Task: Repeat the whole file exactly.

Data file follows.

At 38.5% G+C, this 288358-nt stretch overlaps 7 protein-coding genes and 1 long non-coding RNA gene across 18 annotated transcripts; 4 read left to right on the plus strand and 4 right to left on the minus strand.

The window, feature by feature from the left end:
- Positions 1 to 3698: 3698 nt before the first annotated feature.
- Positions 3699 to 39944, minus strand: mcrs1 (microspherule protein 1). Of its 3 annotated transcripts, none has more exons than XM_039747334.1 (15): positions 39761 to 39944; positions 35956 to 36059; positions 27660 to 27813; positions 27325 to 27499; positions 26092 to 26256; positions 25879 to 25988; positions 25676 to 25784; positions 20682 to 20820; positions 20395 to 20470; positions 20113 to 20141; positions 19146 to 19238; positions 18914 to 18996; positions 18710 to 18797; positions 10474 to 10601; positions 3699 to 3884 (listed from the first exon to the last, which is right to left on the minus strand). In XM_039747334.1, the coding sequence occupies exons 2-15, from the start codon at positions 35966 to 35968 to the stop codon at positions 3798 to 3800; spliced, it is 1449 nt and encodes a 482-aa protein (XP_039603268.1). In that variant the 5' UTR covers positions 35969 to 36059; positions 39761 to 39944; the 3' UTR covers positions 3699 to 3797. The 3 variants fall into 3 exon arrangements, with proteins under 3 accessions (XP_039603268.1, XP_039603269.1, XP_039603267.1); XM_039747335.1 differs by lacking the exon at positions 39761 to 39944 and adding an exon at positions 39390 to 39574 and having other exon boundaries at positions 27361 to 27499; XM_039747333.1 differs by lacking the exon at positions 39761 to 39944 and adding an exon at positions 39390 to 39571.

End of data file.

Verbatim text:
At 38.5% G+C, this 288358-nt stretch overlaps 7 protein-coding genes and 1 long non-coding RNA gene across 18 annotated transcripts; 4 read left to right on the plus strand and 4 right to left on the minus strand.

The window, feature by feature from the left end:
- Positions 1 to 3698: 3698 nt before the first annotated feature.
- Positions 3699 to 39944, minus strand: mcrs1 (microspherule protein 1). Of its 3 annotated transcripts, none has more exons than XM_039747334.1 (15): positions 39761 to 39944; positions 35956 to 36059; positions 27660 to 27813; positions 27325 to 27499; positions 26092 to 26256; positions 25879 to 25988; positions 25676 to 25784; positions 20682 to 20820; positions 20395 to 20470; positions 20113 to 20141; positions 19146 to 19238; positions 18914 to 18996; positions 18710 to 18797; positions 10474 to 10601; positions 3699 to 3884 (listed from the first exon to the last, which is right to left on the minus strand). In XM_039747334.1, the coding sequence occupies exons 2-15, from the start codon at positions 35966 to 35968 to the stop codon at positions 3798 to 3800; spliced, it is 1449 nt and encodes a 482-aa protein (XP_039603268.1). In that variant the 5' UTR covers positions 35969 to 36059; positions 39761 to 39944; the 3' UTR covers positions 3699 to 3797. The 3 variants fall into 3 exon arrangements, with proteins under 3 accessions (XP_039603268.1, XP_039603269.1, XP_039603267.1); XM_039747335.1 differs by lacking the exon at positions 39761 to 39944 and adding an exon at positions 39390 to 39574 and having other exon boundaries at positions 27361 to 27499; XM_039747333.1 differs by lacking the exon at positions 39761 to 39944 and adding an exon at positions 39390 to 39571.